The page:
By Bridgette Byrd O’Connor
How can studying historical causation help us draw a line from the past to the present and into the future? One of the main learning objectives of OER Project courses is for students to understand how the history that they learn is usable and informative both to their lives today and in the future. This also happens to be one of the main questions that students ask in their social studies classes: Why do I have to learn about stuff that happened so long ago?
As Bob Bain says in What Makes History Usable?, the introductory video to all World History Project (WHP) courses: “We think that something meaningful [students] can learn is to use their history skills to put facts together to tell stories and to evaluate others’ stories about the global past.” We not only want students to think about the global past but also about how the past informs the present. Usable history can help students prepare for what the future might hold.
An essential historical thinking practice that can help students understand the concept of a usable history is causation. Thinking causally helps students understand causes and effects, and it helps them examine historical events by contemplating multiple causes. But causal thinking can also help them make sense of the present and the future. In the video What Makes History Usable?, Bain focuses on a broad causal question that asks students to think about why people throughout history moved in and out of the Detroit area. This question draws students into causal thinking and connects history to something familiar—their hometown of Detroit—while also allowing them to see how migration shaped Detroit’s past, how it influences the present, and how students can use this information to assess the future. You could use a similar question in your own classrooms or expand the scale to ask students to think about the causes and effects of natural disasters, population growth, or environmental change. How might things in their hometown, local environment, or family connect to these big changes? Starting with a broad causal question that’s tied to something that impacts your students personally helps them see how the past affects the present, and enables them to predict what might happen in the future.
Global grain shortages are one consequence of Russia’s invasion of Ukraine. How did this happen? Video still from Solving the Maize: A Big History of Food, by OER Project, CC BY-NC 4.0.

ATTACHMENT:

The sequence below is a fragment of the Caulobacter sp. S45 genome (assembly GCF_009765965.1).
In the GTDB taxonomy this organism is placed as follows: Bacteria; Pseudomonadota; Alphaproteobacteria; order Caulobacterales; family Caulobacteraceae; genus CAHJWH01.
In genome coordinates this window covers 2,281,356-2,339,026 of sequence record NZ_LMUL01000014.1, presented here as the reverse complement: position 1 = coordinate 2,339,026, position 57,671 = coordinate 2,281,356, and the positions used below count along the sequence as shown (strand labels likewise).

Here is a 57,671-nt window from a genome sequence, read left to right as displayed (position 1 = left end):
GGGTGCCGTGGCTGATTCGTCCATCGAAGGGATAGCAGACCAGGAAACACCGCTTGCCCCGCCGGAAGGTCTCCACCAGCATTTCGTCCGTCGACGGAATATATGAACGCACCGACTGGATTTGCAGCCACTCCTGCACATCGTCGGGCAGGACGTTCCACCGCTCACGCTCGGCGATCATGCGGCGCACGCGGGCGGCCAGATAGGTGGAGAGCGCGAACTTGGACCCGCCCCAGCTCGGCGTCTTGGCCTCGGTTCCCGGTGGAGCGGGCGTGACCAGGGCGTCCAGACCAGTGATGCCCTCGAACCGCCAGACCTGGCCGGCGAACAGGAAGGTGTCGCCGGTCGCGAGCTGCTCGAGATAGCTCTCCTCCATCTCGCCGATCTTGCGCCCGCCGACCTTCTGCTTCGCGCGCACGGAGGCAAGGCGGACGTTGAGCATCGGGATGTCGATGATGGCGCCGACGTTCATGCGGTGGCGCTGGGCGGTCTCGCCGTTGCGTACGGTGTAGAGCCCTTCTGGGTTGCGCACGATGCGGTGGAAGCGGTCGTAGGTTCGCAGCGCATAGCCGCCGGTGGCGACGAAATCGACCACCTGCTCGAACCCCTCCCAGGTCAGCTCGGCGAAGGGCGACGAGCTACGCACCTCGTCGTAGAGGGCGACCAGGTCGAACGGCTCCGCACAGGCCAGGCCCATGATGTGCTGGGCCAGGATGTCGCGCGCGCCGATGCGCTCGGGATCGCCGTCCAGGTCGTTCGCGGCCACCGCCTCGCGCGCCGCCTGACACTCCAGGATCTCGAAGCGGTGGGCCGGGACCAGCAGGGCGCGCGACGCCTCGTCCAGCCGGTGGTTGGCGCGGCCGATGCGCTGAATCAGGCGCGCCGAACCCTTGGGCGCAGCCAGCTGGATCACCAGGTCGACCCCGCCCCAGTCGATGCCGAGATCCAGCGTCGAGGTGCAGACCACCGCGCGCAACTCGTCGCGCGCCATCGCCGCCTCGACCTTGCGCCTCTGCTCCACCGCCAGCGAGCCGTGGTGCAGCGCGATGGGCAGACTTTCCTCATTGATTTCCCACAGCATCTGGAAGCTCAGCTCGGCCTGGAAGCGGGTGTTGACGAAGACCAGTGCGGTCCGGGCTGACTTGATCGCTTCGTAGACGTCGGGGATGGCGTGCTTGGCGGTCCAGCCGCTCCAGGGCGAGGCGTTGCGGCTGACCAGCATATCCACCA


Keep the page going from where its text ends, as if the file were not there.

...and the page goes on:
Utilizing causal thinking is also a great way to help your students analyze current events. For example, as we approach the one-year anniversary of the war in Ukraine, you could ask students to create a causal map of the causes of this war. You might categorize the causes into long-, intermediate-, and short-term using OER Project’s Causation Tool to show how those causes extend back farther than many students might think. Students can categorize causes by type, using the categories in the Causation Tool to indicate that this is not simply a political war but rather one that has cultural, psychological, economic, environmental, and ideological causes. Finally, you could ask students to build out their causal maps by adding the consequences of this war to demonstrate how a war in one region can affect people across the world. For example, the war has had disastrous implications for our global food systems, and many people are now dealing with global grain shortages. Analyzing the causes and consequences of current events will help students grasp the concept that history is both usable and useful in their lives.
Causation Tool poster. Click to enlarge. By OER Project, CC BY-NC 4.0.
Want to know more about how to practice historical causation in your classroom? Check out this conversation in the OER Project Teacher Community for a link to the Causation poster, an Alphonse the Camel lesson plan, and pro tips from veteran OER Project teachers. While you’re over there, feel free to share lesson ideas about how you utilize causal thinking to help students make connections to the past, present, and future.
About the author: Bridgette Byrd O’Connor holds a DPhil in history from the University of Oxford and taught the Big History Project and World History Project courses and AP® US government and politics for 10 years at the high-school level. In addition, she’s been a freelance writer and editor for the Crash Course World History and US History curricula. She’s currently a content manager for the OER Project.
Cover image: Victims of the Holodomor commemorated despite the snow in Kyiv, November 27, 2022. © André Luis Alves/Anadolu Agency via Getty Images.